You carefully explained what needed to be done, in detail, gave the deadline and even suggested interim deadlines.
You mapped out how it might be done, and by whom. They were suggestions, not orders.
Best of all, you laid out the results you expected. You focused on the outcome rather than the process, and this ensured that in no way were you micromanaging.
Yet, the result was underwhelming. What happened?
You answered four questions for your team: Who? What? When? and How? You didn’t say why, and you can’t assume that your employees will connect the dots.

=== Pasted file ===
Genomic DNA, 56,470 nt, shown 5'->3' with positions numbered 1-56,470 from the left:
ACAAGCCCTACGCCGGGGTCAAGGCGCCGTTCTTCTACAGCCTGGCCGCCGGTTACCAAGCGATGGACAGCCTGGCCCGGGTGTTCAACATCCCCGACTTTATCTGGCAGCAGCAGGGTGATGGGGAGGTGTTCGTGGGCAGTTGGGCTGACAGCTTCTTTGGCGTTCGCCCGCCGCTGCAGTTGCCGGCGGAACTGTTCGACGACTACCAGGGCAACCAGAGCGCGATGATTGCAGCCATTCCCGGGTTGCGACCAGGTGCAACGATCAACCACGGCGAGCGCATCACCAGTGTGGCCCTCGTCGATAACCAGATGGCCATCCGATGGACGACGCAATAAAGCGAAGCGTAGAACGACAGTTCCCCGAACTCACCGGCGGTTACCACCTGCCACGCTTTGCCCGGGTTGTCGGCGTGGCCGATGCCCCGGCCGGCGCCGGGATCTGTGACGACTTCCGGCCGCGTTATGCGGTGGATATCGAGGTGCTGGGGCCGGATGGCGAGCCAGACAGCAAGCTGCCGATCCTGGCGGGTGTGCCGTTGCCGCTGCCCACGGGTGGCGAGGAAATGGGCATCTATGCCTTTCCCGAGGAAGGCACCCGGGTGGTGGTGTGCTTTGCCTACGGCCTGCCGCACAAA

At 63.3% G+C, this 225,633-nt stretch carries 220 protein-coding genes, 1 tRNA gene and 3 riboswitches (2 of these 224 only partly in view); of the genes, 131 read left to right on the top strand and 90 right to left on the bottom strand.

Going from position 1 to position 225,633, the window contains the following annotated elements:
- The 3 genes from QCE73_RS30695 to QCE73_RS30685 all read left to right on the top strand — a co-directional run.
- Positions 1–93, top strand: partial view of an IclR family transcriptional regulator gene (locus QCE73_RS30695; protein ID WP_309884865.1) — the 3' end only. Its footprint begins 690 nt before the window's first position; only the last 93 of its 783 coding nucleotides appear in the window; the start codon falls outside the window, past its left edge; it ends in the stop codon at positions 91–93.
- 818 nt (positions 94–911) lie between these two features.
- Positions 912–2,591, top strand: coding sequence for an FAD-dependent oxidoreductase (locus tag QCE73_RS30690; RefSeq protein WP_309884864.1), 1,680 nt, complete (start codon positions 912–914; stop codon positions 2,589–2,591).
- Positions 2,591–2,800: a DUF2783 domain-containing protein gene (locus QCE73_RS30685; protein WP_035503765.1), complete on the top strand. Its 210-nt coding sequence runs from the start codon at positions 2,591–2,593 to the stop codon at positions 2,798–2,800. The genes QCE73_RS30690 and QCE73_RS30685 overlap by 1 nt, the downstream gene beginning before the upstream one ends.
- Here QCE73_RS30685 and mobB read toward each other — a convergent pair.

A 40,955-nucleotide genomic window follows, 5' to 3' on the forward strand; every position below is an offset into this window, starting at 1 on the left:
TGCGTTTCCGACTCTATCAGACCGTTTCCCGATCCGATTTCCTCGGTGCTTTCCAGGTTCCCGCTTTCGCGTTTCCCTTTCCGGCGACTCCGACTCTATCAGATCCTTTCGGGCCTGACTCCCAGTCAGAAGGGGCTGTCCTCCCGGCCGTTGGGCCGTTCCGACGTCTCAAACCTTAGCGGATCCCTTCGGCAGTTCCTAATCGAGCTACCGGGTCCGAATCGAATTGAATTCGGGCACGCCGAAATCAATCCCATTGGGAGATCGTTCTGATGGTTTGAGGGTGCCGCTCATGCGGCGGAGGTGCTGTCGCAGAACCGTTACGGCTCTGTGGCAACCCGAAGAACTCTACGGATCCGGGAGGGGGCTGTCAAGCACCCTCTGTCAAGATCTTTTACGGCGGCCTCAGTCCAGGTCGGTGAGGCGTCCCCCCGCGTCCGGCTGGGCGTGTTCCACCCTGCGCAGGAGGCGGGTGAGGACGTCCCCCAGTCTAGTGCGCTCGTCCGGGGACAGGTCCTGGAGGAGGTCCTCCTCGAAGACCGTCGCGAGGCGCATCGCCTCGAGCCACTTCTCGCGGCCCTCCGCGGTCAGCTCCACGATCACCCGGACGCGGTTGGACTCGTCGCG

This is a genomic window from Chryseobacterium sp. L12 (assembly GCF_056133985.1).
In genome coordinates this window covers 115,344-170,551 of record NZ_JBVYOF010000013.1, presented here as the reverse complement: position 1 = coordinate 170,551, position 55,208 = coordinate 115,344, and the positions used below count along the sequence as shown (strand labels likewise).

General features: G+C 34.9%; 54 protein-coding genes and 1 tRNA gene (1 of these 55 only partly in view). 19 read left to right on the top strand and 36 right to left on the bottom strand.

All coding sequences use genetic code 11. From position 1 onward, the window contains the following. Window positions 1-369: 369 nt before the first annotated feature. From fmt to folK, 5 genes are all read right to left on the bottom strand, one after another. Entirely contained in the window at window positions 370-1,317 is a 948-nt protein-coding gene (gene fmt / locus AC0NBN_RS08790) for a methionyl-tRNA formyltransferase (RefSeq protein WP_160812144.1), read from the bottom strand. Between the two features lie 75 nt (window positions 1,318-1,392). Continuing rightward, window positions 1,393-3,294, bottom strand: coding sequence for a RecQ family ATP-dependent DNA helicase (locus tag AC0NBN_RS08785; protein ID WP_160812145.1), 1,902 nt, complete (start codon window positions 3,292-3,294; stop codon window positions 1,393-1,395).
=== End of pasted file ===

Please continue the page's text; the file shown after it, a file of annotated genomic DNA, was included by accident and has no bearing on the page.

Explaining why puts the desired result in context. It gives your people a reason to do what they’re supposed to do. It clarifies their roles.
Best of all, it gives them a way to come up with even more and better solutions.
Bottom line: Sit down with your team and explain why, along with all that other stuff that follows from it.
If you haven’t already, open up the books so they’ll understand how this project or campaign fits into the scheme of things. Answer questions and field any other ideas that come along.
— Adapted from “The One Question Every Successful Leader Must Answer (Even Before It Is Asked),” Terry Starbucker, www.terrystarbucker.com/2010/02/08.